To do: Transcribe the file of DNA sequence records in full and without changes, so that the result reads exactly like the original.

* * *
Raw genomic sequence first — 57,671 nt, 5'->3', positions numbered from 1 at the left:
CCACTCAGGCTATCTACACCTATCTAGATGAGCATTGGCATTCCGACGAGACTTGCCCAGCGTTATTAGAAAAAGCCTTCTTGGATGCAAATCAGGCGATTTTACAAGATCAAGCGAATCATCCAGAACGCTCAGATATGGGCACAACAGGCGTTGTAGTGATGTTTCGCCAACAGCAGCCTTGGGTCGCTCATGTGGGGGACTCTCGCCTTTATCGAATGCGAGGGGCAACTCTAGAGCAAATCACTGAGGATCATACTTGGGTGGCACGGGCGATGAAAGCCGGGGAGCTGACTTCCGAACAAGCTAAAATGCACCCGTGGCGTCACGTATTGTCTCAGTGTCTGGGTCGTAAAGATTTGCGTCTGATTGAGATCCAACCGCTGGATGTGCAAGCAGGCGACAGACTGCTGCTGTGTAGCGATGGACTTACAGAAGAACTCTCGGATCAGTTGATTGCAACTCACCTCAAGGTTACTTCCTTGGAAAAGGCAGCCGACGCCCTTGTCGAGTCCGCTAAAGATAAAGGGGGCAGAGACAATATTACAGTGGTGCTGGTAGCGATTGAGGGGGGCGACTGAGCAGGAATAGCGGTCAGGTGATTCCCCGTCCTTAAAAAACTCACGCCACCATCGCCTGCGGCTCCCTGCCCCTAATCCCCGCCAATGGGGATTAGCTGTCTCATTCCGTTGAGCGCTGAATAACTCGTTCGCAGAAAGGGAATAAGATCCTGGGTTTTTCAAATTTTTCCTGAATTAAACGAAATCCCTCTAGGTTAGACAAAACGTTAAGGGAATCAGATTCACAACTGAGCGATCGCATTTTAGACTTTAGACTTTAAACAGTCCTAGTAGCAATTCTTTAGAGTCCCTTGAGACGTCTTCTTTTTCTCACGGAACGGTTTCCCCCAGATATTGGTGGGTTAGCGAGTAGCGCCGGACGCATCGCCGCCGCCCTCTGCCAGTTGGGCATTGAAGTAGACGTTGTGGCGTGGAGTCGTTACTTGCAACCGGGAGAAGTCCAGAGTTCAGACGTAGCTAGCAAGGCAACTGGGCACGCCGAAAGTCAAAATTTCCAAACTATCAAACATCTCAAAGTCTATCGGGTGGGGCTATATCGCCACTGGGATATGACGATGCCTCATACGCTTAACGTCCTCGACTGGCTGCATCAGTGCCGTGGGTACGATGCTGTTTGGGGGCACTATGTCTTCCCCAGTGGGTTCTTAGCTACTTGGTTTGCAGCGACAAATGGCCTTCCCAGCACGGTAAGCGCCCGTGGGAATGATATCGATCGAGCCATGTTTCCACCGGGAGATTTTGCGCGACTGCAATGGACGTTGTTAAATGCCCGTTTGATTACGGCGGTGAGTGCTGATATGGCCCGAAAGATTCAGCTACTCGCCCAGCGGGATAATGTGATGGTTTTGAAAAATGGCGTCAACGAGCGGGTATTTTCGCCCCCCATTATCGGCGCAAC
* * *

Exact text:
Raw genomic sequence first — 57,671 nt, 5'->3', positions numbered from 1 at the left:
CCACTCAGGCTATCTACACCTATCTAGATGAGCATTGGCATTCCGACGAGACTTGCCCAGCGTTATTAGAAAAAGCCTTCTTGGATGCAAATCAGGCGATTTTACAAGATCAAGCGAATCATCCAGAACGCTCAGATATGGGCACAACAGGCGTTGTAGTGATGTTTCGCCAACAGCAGCCTTGGGTCGCTCATGTGGGGGACTCTCGCCTTTATCGAATGCGAGGGGCAACTCTAGAGCAAATCACTGAGGATCATACTTGGGTGGCACGGGCGATGAAAGCCGGGGAGCTGACTTCCGAACAAGCTAAAATGCACCCGTGGCGTCACGTATTGTCTCAGTGTCTGGGTCGTAAAGATTTGCGTCTGATTGAGATCCAACCGCTGGATGTGCAAGCAGGCGACAGACTGCTGCTGTGTAGCGATGGACTTACAGAAGAACTCTCGGATCAGTTGATTGCAACTCACCTCAAGGTTACTTCCTTGGAAAAGGCAGCCGACGCCCTTGTCGAGTCCGCTAAAGATAAAGGGGGCAGAGACAATATTACAGTGGTGCTGGTAGCGATTGAGGGGGGCGACTGAGCAGGAATAGCGGTCAGGTGATTCCCCGTCCTTAAAAAACTCACGCCACCATCGCCTGCGGCTCCCTGCCCCTAATCCCCGCCAATGGGGATTAGCTGTCTCATTCCGTTGAGCGCTGAATAACTCGTTCGCAGAAAGGGAATAAGATCCTGGGTTTTTCAAATTTTTCCTGAATTAAACGAAATCCCTCTAGGTTAGACAAAACGTTAAGGGAATCAGATTCACAACTGAGCGATCGCATTTTAGACTTTAGACTTTAAACAGTCCTAGTAGCAATTCTTTAGAGTCCCTTGAGACGTCTTCTTTTTCTCACGGAACGGTTTCCCCCAGATATTGGTGGGTTAGCGAGTAGCGCCGGACGCATCGCCGCCGCCCTCTGCCAGTTGGGCATTGAAGTAGACGTTGTGGCGTGGAGTCGTTACTTGCAACCGGGAGAAGTCCAGAGTTCAGACGTAGCTAGCAAGGCAACTGGGCACGCCGAAAGTCAAAATTTCCAAACTATCAAACATCTCAAAGTCTATCGGGTGGGGCTATATCGCCACTGGGATATGACGATGCCTCATACGCTTAACGTCCTCGACTGGCTGCATCAGTGCCGTGGGTACGATGCTGTTTGGGGGCACTATGTCTTCCCCAGTGGGTTCTTAGCTACTTGGTTTGCAGCGACAAATGGCCTTCCCAGCACGGTAAGCGCCCGTGGGAATGATATCGATCGAGCCATGTTTCCACCGGGAGATTTTGCGCGACTGCAATGGACGTTGTTAAATGCCCGTTTGATTACGGCGGTGAGTGCTGATATGGCCCGAAAGATTCAGCTACTCGCCCAGCGGGATAATGTGATGGTTTTGAAAAATGGCGTCAACGAGCGGGTATTTTCGCCCCCCATTATCGGCGCAAC